First phase of MTN’s National Long Distance Optic Network goes live

July 2, 2012 • Mobile and Telecoms, Top Stories

In a bid to continually address the needs for reliable high speed connectivity, MTN has announced that its national long distance fibre optic network, between Germiston and Durban – in collaboration with Neotel and Vodacom – is nearing completion. Two major MTN nodes, New Germany and Durban, are ready to go live on the MTN network.

MTN SA's Chief Technology Officer Kanagaratnam Lambotharan (image: file)

Says Kanagaratnam Lambotharan, CTO at MTN: “50% of the fibre floating and over 95% of the total route trenching has been completed – certainly a key milestone in our network footprint which is designed and optimised to link major population centres and economic hubs, as well as interconnect with the international submarine cable landing sites. We are excited about the two major nodes that have gone live as they are designed to accommodate significant capacity, thus enabling MTN to cater for additional customers in the area, where incremental capacity can also be used to service corporate customers with dedicated hosted and converged solutions.”

The historic project, which began in 2009, marked one of the largest collaborations in the South African telecommunications industry – covering 5 000km and connecting major city centres across South Africa – of which this is the first route. 

This initial route plays a significant role in MTN’s goals to take Africa to the world and bring the world to Africa by linking up with the EASSy undersea cable on the East coast.

Continues Lambotharan; “The network is designed to connect directly with MTN’s international cable assets, thereby allowing for Tier 1 Internet backbone access and high quality connectivity with other MTN operations across Africa and the Middle East.

This allows for:

* Quality improvement – the network substantially increases raw transmission capacity to carry national traffic – enhancing network availability and resilience.

* Service innovation – the network creates a robust infrastructure to support fixed mobile converged services and the growing need of bandwidth intensive content.”

MTN will be working hard to ensure that the remaining nodes are connected within the upcoming months, concluding this phase of the company’s ambitious optic fibre network deployment.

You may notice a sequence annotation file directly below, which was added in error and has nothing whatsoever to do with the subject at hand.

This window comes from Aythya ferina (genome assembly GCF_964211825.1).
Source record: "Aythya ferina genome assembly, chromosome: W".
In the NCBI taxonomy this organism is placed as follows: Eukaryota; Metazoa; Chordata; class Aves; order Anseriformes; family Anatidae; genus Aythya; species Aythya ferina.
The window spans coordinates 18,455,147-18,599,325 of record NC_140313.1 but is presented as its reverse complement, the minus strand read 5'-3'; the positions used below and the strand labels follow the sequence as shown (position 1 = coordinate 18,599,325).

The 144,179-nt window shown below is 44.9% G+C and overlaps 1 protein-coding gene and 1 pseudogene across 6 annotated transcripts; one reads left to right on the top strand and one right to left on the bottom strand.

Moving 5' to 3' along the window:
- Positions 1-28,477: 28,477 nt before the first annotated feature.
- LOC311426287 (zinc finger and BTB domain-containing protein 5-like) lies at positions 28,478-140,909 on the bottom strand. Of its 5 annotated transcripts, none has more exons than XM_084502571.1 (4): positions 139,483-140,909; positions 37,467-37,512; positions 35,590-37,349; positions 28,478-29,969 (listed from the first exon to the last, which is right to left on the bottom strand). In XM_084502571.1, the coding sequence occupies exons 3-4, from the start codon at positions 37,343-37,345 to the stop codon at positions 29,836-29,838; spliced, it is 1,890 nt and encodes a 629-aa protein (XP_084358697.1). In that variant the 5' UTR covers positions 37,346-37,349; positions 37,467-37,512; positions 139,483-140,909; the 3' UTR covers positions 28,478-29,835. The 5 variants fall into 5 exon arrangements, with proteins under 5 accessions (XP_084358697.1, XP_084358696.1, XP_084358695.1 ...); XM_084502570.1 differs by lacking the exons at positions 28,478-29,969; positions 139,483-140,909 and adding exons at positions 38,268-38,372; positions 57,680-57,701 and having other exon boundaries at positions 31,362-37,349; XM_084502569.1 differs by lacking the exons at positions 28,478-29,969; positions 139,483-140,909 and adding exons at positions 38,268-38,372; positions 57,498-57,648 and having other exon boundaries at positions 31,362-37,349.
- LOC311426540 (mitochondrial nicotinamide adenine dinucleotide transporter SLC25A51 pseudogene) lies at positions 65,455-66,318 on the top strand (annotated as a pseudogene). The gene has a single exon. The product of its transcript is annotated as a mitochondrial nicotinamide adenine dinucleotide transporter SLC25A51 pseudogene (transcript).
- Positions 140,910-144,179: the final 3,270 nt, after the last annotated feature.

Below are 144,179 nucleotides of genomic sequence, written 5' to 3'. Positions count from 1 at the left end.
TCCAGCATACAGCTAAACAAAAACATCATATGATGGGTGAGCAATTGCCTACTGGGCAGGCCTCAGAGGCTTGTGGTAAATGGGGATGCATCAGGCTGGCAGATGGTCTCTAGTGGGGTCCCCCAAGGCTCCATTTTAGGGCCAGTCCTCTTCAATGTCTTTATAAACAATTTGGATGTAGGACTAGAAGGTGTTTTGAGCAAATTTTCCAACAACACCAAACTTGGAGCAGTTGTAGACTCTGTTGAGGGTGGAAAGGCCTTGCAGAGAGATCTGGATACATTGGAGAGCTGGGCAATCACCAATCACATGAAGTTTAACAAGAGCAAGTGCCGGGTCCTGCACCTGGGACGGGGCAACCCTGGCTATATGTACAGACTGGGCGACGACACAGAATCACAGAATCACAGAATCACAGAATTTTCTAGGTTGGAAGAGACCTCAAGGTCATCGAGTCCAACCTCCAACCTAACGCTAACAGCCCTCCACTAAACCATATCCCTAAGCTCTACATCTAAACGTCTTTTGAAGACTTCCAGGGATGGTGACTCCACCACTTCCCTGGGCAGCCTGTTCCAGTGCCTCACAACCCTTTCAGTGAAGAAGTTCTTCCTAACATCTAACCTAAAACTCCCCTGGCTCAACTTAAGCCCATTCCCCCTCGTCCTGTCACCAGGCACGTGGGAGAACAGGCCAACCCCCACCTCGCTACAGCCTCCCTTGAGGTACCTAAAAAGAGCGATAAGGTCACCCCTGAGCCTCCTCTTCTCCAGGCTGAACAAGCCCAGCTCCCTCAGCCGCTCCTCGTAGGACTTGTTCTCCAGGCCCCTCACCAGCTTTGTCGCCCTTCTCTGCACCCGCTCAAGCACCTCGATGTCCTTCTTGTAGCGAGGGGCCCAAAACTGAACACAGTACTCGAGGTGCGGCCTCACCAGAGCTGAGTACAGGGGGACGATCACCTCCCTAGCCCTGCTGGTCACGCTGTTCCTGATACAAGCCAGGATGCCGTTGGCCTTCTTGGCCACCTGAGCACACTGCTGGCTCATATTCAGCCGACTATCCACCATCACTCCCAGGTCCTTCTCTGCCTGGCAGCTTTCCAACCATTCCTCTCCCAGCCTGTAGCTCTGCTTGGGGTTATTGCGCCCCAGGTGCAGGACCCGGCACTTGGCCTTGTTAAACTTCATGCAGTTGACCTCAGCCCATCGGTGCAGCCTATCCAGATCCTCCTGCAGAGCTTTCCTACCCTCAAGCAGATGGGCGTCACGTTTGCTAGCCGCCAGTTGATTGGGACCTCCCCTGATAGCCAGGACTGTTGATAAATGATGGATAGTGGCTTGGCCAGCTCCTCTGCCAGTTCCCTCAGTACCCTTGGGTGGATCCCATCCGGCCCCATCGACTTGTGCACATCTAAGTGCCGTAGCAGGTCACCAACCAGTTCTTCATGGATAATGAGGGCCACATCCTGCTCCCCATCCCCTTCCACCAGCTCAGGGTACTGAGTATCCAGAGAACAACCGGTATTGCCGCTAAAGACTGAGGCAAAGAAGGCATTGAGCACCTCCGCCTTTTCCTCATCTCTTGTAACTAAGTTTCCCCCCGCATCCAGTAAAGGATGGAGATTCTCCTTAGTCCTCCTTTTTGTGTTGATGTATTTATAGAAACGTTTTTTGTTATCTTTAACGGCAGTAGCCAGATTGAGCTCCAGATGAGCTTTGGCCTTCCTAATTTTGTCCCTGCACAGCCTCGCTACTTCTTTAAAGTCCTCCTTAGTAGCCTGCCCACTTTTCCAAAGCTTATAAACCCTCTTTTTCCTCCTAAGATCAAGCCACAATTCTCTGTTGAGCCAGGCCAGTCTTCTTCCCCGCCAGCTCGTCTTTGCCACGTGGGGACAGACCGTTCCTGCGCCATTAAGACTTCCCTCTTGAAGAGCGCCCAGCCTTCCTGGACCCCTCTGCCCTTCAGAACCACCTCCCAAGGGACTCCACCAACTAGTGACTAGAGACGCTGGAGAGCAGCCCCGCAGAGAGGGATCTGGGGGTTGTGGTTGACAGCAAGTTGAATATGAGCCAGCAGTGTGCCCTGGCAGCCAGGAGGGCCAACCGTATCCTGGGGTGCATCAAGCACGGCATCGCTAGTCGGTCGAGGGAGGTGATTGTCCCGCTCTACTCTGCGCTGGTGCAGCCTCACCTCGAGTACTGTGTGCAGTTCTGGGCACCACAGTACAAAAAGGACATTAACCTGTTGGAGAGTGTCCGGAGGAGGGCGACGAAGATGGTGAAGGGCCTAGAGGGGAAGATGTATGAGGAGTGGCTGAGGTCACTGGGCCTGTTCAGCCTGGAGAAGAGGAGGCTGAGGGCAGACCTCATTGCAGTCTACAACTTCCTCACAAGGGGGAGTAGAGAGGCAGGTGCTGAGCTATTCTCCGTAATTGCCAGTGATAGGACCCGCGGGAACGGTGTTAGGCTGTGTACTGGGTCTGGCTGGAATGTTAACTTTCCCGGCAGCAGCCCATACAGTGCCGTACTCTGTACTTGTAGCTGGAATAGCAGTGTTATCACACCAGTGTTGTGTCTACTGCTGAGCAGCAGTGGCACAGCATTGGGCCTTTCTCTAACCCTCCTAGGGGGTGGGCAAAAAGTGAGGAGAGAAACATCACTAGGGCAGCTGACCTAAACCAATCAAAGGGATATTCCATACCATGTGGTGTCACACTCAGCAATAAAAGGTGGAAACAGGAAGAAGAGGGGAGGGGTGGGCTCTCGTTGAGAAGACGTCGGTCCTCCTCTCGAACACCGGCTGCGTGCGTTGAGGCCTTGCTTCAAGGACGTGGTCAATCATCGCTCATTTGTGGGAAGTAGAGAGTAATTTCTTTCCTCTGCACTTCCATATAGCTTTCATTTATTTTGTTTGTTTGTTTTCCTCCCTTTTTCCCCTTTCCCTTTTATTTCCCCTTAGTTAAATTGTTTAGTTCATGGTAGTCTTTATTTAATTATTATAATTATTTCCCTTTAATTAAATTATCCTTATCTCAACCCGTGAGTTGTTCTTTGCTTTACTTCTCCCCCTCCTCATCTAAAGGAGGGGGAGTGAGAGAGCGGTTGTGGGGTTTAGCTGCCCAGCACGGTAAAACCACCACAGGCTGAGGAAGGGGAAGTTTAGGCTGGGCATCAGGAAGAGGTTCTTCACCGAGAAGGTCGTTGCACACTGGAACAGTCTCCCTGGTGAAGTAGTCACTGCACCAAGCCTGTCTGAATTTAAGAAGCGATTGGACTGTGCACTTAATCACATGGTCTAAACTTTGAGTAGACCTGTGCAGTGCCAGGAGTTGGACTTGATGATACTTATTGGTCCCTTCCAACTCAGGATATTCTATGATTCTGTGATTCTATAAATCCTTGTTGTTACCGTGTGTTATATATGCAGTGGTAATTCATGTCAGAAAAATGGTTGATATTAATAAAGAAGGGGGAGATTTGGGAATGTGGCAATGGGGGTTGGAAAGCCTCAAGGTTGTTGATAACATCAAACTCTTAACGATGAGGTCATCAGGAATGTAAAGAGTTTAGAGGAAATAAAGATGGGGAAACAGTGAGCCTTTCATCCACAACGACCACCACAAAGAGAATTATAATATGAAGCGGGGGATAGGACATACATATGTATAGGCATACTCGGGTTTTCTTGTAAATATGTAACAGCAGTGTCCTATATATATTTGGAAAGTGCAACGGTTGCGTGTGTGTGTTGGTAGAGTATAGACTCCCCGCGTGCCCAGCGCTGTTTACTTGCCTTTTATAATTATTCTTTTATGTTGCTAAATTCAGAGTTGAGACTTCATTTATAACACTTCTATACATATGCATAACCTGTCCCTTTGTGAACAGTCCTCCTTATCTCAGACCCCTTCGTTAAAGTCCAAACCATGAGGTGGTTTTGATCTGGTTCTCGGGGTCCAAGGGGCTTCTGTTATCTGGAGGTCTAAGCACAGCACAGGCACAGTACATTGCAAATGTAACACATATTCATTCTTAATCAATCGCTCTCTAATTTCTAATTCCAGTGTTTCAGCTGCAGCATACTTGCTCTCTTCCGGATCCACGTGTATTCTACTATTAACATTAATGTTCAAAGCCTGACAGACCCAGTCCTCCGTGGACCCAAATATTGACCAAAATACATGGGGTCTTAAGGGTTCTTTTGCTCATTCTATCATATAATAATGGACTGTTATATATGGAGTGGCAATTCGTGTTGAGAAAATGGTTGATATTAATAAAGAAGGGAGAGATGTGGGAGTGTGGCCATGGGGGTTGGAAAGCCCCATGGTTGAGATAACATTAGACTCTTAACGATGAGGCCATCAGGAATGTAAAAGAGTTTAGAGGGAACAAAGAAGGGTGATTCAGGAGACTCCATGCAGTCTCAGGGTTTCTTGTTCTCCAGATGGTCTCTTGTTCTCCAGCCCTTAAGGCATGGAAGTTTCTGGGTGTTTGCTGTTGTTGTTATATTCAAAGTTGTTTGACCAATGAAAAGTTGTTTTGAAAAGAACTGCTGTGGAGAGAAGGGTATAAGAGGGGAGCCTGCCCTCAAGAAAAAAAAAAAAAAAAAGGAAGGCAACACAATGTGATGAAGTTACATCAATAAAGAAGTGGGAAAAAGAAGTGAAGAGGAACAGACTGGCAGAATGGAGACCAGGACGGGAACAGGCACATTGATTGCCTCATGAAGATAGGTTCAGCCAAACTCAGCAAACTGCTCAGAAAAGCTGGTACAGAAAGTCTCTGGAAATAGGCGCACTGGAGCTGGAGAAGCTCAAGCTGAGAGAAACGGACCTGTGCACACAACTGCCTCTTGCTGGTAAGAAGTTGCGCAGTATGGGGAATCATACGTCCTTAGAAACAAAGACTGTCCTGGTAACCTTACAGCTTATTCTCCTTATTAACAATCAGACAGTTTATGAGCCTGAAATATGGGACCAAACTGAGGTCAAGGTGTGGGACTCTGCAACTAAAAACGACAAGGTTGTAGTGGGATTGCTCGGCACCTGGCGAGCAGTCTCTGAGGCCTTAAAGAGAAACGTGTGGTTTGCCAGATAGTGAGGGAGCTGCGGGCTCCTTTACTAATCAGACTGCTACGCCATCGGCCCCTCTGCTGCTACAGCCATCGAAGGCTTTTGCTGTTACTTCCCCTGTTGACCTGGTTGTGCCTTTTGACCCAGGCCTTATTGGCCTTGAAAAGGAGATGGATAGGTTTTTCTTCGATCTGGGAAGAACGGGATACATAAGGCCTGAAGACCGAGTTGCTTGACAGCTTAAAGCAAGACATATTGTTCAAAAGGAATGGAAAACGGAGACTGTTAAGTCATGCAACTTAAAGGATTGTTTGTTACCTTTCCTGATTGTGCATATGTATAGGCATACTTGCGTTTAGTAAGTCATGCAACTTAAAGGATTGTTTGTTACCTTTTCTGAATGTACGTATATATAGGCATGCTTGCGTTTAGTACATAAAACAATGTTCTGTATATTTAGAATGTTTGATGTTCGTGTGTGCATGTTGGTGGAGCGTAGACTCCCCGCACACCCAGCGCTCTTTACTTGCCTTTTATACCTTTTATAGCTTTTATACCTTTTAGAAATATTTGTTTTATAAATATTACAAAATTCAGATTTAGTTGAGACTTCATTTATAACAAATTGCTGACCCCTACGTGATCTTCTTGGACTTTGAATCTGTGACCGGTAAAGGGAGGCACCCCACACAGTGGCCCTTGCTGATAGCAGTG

“We look forward to the impact our newly live fibre optic network will have on changing business needs and connectivity options, as we aim to assist in closing the current gap that exists regarding last mile access,” concludes Lambotharan.

Staff writer



2 Responses to First phase of MTN’s National Long Distance Optic Network goes live

  1. patented in 2004 by a Togolese researcher, Dr. Victor Agbegnenou, the PWCS (Polyvalent Wireless Communication System) technology, the technology of the Thales Group, uses microwave and as “a fibre through the air”.

    Lebon Ngounou, who heads the Cameroonian society IdreamGroup in charge of commercializing this technology in Africa, “the PWCS is the economical alternative market to reduce the digital divide by ensuring capacity and rates comparable to those of optical fibre for a lower cost up to 10 times”. The PWCS ould allow, according to its proponent, to offer African consumers of triple play (internet very broadband, telephony and television) for 15,000 CFA FRANCS per month.
    Lebon Ngounou of Cameroonian society IdreamGroup.
    Concretely, the PWCS is a “row of technology”, says Lebon Ngounou: “This means that the signal is transmitted between two antennas – a transmitter and a receiver – and that message passes between these two points that in the absence of obstruction, such as a building or a relief.” If obstacle, it adds a relay. The receiver is then connected to the user by wiring, optical or non. The Subscriber, equipped with a decoder can then benefit from an offer triple play. Each receiver can also become a relay transmitter, which allows the creation of a dense and this network to the last kilometre, often very expensive to connect fibre optique.».
    To their promoter, radio technology requires little time to install, as the fibre which should support the achievement of trenches and therefore the cost of work in civil engineering. On the other hand, the antennas, which do not measure “18 inch”, are arranged on existing infrastructure and require that rarely the construction of towers. This low-cost infrastructure would thus bring very high flow in sparsely populated areas and ensure universal access to low-cost.
    The process has already tested in a real situation in Auger Saint Vincent, 50 km from Paris, said Mr. Ngounou.( It team already the University of Ouagadougou or UEMOA headquarters.

    ( Fixed and mobile 4G and LTE Advanced or Very mobile broadband).

    (super-fast broadband)

    IPTV, VOD, HDTV, personal Tv, network games, Broadcast and television programs in HD, Retransmit live broadcasts by PWCS, videoconferencing, CCTV with alarm, Geolocation, GPS.

« »